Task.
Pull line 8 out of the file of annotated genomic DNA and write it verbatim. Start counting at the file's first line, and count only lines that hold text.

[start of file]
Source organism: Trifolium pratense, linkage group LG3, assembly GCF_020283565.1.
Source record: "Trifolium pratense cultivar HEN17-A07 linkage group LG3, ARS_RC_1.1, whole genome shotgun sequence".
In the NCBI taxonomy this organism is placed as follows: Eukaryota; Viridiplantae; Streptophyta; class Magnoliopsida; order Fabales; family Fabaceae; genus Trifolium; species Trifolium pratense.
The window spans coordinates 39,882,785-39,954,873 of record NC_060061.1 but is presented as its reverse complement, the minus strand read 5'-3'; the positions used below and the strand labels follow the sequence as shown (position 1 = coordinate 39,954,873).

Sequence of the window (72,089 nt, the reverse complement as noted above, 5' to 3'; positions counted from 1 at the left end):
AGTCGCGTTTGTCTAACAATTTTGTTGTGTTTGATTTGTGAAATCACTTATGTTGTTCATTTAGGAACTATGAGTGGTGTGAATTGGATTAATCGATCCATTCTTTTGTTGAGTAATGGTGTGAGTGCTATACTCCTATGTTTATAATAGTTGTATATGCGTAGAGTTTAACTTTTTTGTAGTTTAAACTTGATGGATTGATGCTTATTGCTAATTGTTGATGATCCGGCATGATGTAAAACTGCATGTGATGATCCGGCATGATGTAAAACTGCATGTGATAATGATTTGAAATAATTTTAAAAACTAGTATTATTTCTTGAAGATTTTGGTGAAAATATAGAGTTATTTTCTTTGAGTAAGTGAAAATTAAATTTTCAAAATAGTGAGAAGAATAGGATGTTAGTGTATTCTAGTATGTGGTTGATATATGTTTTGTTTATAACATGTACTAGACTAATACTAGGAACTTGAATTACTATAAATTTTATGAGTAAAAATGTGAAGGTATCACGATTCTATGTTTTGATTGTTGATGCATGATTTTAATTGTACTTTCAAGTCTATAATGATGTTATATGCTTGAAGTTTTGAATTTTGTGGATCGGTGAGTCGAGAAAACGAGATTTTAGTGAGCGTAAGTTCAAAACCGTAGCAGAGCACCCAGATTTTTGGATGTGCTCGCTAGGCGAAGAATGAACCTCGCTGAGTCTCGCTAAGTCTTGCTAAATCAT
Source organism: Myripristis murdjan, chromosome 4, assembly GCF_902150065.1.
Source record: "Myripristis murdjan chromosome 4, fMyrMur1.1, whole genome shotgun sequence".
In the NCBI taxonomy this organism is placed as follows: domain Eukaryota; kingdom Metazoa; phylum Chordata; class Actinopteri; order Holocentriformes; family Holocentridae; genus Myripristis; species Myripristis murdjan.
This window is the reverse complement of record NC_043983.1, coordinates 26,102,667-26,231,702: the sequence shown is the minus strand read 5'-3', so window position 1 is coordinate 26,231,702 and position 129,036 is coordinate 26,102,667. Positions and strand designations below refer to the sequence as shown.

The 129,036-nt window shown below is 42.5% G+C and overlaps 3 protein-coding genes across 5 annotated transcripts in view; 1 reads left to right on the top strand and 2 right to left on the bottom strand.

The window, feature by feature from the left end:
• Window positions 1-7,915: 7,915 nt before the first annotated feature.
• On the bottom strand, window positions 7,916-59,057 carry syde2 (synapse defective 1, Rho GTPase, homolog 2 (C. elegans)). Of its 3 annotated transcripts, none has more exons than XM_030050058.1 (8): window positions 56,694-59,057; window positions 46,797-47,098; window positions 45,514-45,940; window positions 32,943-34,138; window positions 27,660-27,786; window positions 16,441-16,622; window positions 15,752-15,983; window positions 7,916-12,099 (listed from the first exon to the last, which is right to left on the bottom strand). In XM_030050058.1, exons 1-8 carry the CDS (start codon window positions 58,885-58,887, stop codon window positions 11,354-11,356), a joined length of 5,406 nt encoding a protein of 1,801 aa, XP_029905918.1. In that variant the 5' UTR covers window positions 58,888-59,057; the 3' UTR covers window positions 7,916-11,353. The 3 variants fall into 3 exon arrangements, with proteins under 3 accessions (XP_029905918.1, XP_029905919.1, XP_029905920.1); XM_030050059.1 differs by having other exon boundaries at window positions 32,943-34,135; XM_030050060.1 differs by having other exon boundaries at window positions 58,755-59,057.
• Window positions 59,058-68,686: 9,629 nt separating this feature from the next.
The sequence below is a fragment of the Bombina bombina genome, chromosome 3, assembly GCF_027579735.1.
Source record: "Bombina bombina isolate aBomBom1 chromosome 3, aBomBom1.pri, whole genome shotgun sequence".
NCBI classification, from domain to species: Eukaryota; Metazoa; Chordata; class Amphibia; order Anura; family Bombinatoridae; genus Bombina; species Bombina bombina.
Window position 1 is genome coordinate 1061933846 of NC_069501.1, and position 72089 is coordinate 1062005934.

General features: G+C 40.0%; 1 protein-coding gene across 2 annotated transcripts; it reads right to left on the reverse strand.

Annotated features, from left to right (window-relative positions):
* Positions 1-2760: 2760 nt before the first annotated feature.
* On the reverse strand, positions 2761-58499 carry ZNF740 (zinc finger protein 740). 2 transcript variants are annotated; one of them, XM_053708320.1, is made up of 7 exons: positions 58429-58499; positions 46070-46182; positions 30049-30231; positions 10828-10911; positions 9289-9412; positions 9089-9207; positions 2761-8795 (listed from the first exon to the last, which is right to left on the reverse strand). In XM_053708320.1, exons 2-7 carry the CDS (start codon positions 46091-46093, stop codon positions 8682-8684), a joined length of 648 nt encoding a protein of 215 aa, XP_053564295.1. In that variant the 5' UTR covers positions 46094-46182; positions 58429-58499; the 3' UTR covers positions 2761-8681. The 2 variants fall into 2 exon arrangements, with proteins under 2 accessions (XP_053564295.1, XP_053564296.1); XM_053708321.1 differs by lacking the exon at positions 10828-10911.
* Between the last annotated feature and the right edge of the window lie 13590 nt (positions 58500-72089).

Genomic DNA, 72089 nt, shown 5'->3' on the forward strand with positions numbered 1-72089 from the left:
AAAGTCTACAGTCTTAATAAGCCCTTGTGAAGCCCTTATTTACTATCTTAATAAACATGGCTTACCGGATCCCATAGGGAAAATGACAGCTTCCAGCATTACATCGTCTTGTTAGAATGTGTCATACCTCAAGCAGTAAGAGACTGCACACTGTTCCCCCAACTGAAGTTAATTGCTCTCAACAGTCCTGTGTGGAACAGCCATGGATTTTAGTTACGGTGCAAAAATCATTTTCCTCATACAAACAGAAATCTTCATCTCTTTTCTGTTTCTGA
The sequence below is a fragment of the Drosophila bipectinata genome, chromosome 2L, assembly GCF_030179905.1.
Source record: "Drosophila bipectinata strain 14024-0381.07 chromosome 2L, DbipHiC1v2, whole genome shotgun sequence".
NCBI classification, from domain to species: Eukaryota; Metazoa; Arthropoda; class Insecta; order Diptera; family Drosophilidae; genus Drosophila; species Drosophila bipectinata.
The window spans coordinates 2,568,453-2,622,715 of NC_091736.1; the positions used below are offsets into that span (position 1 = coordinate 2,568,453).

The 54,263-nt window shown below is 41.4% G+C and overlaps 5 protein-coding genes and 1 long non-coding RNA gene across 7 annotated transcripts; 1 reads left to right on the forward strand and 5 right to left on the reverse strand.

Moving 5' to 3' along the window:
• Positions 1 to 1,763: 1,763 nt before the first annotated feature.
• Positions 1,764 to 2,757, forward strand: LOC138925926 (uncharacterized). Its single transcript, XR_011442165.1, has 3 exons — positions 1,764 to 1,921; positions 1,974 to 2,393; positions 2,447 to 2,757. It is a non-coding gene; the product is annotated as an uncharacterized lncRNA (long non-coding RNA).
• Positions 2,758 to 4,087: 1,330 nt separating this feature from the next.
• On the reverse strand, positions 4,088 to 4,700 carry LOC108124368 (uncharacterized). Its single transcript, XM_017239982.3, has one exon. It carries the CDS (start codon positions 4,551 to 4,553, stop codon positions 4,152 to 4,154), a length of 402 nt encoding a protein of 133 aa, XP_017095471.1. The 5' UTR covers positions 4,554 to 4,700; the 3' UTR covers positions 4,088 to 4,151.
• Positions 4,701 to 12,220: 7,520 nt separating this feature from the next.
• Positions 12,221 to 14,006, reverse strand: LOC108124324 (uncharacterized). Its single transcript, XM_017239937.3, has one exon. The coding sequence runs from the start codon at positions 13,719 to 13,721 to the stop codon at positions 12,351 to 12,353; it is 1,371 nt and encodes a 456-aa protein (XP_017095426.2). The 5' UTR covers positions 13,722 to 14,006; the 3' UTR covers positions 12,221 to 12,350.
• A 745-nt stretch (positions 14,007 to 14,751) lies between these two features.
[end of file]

Source record: "Myripristis murdjan chromosome 4, fMyrMur1.1, whole genome shotgun sequence".